2016 WNBA season recap: Chicago Sky

FILE - In this May 5, 2016, file photo, Chicago Sky's Elena Delle Donne dribbles the ball up court during the first half of a WNBA basketball game agains the Atlanta Dream in Uncasville, Conn. Candace Parker and the Los Angeles Sparks prepare to play Elena delle Donne and the Chicago Sky in the Western Conference finals. (AP Photo/Jessica Hill, File)
AP Photo/Jessica Hill

2016 Regular-Season Record: 18-16 (second in Eastern Conference)

Postseason: Defeated Atlanta Dream in second round, Lost to Los Angeles Sparks 3-0 in WNBA Semifinals

Ever since Elena Delle Donne’s arrival in Chicago, the Sky have been a threat, experiencing more success in those three seasons than in the previous seven combined. The team’s run to the 2014 Finals and Delle Donne’s subsequent MVP campaign stand out, along with back-to-back Sixth Woman of the Year honors for shooting guard Allie Quigley and a general increased level of respect for the franchise both on and off the court.

2016 was a season full of twists and turns for Chicago. They struggled out of the gate, losing four straight games in May as head coach and general manager Pokey Chatman implored them to play better defense. They were still lacking much of a frontcourt presence, and the pace at which they played meant that if Chicago wasn’t getting buckets on one end, they were likely giving them up on the other.

Chatman was well aware of this deficiency and drafted Texas center Imani Boyette to shore things up on the interior, but as Boyette learned to play at the WNBA level, it was Chicago’s point guard tandem that kept them afloat. The league had known of Courtney Vandersloot’s excellence for years now, and backup Jamierra Faulkner exploded onto the scene in 2016, leading the WNBA in AST% and ensuring that the Sky missed very little as Vandersloot struggled with injuries.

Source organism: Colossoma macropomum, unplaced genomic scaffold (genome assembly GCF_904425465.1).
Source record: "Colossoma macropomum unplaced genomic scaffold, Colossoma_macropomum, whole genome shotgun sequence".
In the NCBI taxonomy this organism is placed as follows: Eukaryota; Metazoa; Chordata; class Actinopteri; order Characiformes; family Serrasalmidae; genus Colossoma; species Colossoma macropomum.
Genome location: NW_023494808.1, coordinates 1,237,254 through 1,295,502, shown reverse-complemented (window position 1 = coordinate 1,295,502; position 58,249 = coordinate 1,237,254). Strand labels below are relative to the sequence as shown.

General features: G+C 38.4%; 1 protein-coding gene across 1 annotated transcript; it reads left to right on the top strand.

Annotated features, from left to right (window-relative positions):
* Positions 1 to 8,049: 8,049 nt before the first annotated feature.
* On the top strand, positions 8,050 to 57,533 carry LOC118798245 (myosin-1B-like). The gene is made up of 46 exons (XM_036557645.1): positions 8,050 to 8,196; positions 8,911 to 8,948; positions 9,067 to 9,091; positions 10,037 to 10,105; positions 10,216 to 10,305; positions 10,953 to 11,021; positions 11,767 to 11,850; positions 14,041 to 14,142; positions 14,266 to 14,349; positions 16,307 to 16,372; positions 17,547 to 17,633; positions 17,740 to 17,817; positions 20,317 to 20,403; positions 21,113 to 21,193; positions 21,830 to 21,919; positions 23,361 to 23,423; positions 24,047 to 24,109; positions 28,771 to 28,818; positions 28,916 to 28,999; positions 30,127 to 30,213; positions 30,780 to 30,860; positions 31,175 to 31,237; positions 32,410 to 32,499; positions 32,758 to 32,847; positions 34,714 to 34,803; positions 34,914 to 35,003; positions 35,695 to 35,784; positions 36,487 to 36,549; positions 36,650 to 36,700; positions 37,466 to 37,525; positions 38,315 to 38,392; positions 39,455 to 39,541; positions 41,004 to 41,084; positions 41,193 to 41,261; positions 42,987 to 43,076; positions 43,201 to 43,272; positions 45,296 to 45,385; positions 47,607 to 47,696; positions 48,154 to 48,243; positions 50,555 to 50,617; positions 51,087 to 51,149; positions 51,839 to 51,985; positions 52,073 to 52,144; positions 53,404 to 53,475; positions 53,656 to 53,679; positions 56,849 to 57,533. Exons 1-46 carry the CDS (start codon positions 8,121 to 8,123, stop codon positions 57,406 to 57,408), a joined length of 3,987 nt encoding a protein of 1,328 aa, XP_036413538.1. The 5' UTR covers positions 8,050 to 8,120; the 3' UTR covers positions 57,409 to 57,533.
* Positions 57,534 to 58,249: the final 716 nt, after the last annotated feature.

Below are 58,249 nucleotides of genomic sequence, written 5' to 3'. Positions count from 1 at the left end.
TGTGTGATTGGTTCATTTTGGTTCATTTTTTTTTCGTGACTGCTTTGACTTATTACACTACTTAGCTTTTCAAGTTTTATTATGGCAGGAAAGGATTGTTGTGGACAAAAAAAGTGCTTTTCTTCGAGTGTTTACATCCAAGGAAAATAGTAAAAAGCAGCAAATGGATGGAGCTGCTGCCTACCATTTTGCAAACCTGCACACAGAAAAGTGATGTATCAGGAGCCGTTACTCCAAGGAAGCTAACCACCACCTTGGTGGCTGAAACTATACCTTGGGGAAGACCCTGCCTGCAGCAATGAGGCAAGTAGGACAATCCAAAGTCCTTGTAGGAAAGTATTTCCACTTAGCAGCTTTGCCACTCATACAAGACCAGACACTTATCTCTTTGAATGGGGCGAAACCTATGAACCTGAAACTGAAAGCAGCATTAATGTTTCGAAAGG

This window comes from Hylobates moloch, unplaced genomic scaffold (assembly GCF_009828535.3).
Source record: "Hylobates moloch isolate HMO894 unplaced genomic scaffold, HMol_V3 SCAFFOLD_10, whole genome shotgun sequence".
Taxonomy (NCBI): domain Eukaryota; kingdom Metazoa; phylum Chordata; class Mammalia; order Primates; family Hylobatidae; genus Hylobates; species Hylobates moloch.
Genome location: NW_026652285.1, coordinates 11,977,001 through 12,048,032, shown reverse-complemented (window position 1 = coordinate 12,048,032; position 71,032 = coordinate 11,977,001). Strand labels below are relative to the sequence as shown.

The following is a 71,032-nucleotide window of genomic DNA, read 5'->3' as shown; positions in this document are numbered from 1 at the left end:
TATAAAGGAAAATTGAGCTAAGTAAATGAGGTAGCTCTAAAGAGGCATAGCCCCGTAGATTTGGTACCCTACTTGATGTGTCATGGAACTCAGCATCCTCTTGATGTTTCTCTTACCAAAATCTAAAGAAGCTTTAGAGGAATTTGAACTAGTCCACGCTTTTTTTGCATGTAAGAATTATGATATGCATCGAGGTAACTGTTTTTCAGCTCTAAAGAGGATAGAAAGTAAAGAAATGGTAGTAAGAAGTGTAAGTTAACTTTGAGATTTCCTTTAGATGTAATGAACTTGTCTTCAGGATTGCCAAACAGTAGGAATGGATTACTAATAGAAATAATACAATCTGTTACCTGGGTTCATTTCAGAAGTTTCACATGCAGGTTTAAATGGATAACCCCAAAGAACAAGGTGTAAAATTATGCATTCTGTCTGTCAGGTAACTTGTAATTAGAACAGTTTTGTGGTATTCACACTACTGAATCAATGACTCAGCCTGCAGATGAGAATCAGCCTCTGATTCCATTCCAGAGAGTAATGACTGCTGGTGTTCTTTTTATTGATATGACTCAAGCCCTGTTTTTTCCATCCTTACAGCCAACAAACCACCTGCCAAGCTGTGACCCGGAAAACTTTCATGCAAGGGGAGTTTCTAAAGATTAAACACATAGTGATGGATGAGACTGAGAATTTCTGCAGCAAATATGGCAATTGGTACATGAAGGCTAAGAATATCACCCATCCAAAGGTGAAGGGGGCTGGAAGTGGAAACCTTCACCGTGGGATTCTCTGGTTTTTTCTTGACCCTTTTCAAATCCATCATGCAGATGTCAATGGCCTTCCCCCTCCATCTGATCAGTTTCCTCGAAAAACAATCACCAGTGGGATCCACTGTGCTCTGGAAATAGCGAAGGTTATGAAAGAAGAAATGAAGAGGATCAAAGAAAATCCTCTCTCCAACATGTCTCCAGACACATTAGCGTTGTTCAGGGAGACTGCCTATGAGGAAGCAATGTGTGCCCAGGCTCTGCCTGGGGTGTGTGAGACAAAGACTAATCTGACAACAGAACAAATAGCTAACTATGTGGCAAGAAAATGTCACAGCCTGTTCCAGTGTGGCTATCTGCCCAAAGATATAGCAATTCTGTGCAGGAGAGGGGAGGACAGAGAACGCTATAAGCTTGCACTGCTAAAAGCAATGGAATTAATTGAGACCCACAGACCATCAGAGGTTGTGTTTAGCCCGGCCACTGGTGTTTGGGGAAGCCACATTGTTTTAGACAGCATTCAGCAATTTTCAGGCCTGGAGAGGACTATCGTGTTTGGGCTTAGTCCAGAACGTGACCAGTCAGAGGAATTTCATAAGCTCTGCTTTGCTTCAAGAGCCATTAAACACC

Even so, the Sky were mediocre through the Olympic break. Delle Donne was her usual dominant self — even more so than in 2015, in fact — but the individual numbers weren’t translating into victories. A post-break injury for Chicago’s star meant they’d have to fight even harder to get their act together and make the playoffs.

Remarkably, they did. Chicago won seven of its 10 post-Olympic games (and three-of-four without Delle Donne) to secure a winning record and a first-round playoff bye. Just as the Sky had success with a small lineup last season, they were once again able to push the envelope and win high-scoring games; this time, without perhaps the best pure scorer in the game. Lineups with both Vandersloot and Faulkner (and Boyette, who had snagged the starting center role) put on a passing clinic, showing growth for all players involved and the team proving once again they were much more than one player.

Unfortunately for the Sky, they ran into the buzzsaw that was the LA Sparks in the WNBA Semifinals. With Delle Donne shelved for the remainder of the season, they just didn’t have enough firepower to beat the star-studded Sparks in a five-game series.

Ultimately, it was once again Chicago’s poor defense that would be the downfall: the Sky finished 11th of the 12 WNBA teams in points allowed per 100 possessions, falling well short of Chatman’s top-five goal in team defense. On a final low note, the Sky chose to let Chatman go as both coach and general manager, ending a season of highs and lows with a gaping hole in the team’s basketball operations.

Biggest need heading into 2017: Coaching and Front Office

Okay, so this may go without saying, but it’s been over a month now and Chicago still hasn’t found a replacement for Chatman at either head coach or GM. This could be expected from a team that has been in the dumps for a while (the San Antonio Stars, for instance, are taking their sweet time looking for candidates to lead their rebuild), but this isn’t your Sky of old. The franchise has finally established itself as a contender, making four straight playoff appearances after years and years of futility. Unexpected firings usually suggest that a team has something better in mind. This clearly isn’t the case in Chicago.

This begs the question: exactly what direction are the Chicago Sky headed? They’ve shed the label of perennial lottery team, sure, but in every season since, they’ve been outclassed in the postseason by teams that have just been better. What is required for the Sky to get past that level, and who will guide them there?

Oh, and Delle Donne still hasn’t re-signed. They might want to get that taken care of, too.

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